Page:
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Retouching small jewellery

Community Beginner ,
Jul 27, 2022 Jul 27, 2022

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Hi there! 

 

I am photographer and product retoucher and my NUMBER ONE issue with retouching is getting the tiny jewellry to maintain their shine after editing. I always end up with a matte look after cleaning it up and I cannot find a way to really make them reflective 😞 Can someone please help me with some photoshop steps and guides? I work for an e-commerce company and we sell jewellery for piercings. So you can imagine how small these products are. Thankfully, I am quite well equiped and knoweldage with studio photography. However, retouching to maintain the reflective clean shine of the metal is by far the hardest challenge. I cannot find any courses on how to do this so your help is MUCH appreciated. 

 

Before and after image of a labret in rose gold attached. Please see if you can find a way to help ❤️ 

 

Regards, 

 

Tyler

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Community Expert ,
Jul 27, 2022 Jul 27, 2022

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Hi, check the following video hope it helps you...regards

 

https://youtu.be/Qk9SHo5ITV8

Ali Sajjad / Graphic Design Trainer / Freelancer / Adobe Certified Professional

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Community Beginner ,
Jul 27, 2022 Jul 27, 2022

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Thanks for replying. Unfortunately this video doesn't help me (seen it before) as it's not the step by step tutorial I need to refine certain jewelry.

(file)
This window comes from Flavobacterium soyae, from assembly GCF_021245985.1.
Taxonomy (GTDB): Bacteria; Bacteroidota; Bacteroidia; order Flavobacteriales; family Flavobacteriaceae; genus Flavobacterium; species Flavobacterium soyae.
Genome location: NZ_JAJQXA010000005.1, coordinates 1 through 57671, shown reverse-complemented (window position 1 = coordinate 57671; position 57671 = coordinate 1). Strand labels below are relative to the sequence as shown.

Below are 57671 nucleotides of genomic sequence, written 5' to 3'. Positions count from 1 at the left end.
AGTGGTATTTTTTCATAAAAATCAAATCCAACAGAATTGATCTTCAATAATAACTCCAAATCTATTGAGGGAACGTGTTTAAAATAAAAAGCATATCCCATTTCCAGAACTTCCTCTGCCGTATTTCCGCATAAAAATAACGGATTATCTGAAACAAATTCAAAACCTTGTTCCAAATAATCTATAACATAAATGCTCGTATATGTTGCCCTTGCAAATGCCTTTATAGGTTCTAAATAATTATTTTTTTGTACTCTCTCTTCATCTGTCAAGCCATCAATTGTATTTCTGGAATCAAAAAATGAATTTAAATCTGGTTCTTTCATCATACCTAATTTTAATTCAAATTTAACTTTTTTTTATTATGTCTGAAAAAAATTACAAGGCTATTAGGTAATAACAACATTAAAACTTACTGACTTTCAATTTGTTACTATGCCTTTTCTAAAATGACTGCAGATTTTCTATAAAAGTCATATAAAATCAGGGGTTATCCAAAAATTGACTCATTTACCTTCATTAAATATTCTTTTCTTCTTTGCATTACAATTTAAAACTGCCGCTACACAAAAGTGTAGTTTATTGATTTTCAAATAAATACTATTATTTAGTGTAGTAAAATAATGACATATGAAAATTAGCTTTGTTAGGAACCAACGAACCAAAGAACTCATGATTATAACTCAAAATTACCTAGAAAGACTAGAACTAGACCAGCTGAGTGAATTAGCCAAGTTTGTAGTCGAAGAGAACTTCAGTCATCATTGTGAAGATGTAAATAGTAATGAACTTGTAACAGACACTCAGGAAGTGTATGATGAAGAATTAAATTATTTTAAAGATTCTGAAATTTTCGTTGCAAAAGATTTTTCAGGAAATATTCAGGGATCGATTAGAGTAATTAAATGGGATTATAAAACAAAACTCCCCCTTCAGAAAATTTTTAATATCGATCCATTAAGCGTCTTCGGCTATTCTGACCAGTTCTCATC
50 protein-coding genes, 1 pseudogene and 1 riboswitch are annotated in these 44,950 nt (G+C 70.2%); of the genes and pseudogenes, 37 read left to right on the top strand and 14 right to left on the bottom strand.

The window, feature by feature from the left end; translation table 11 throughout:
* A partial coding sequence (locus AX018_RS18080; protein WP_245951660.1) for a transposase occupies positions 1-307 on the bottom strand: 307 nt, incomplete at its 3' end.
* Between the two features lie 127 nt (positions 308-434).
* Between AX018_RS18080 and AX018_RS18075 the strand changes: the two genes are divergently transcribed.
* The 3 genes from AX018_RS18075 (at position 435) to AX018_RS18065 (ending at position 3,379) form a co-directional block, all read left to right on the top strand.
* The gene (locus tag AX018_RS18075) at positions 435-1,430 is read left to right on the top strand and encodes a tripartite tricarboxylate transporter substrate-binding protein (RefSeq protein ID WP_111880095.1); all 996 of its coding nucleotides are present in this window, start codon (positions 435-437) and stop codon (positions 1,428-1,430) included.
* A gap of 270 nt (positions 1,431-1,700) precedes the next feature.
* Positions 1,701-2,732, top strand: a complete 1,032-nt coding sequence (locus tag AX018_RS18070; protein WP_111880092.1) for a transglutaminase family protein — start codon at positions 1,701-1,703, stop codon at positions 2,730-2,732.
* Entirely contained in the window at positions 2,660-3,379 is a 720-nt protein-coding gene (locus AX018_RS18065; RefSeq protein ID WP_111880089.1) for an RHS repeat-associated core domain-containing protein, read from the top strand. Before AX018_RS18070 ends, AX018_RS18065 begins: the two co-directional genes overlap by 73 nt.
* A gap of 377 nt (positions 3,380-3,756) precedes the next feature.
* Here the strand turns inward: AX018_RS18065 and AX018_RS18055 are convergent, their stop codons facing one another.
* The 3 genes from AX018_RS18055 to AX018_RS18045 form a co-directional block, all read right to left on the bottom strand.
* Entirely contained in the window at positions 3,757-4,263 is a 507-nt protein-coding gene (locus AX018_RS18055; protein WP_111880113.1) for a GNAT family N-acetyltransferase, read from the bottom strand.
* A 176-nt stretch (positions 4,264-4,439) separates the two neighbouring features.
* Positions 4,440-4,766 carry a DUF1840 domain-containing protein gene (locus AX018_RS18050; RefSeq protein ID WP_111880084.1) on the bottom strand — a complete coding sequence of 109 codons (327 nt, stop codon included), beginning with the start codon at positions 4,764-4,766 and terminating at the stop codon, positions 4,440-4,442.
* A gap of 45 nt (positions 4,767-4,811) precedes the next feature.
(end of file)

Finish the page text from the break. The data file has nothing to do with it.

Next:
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Community Expert ,
Jul 27, 2022 Jul 27, 2022

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Which is before and after? Is "Edit-2" the before? If so, it looks pretty good. Might it be just a case of masking so as to get that detail back?

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Community Beginner ,
Jul 27, 2022 Jul 27, 2022

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Hi there😄 edit 2 is the un edited image. Edit edit is the polished up one. Images are quite low res here unfortunately. Thank you for the compliment! Masking out will bring back the imperfections of the metal as this has been photographed with a macro lens. If you zoom in on edit 2, you can see what I mean. 

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Community Expert ,
Jul 27, 2022 Jul 27, 2022

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Mmm...well, couldn't you layer the edited version on top and then mask out the just the diamonds so that the original diamonds just show through?

 

You could also use Camera Raw's tools (either Camera Raw by itself or as a filter in Photoshop; I prefer the former) to enhance the diamonds before even getting to the masking/editing stage.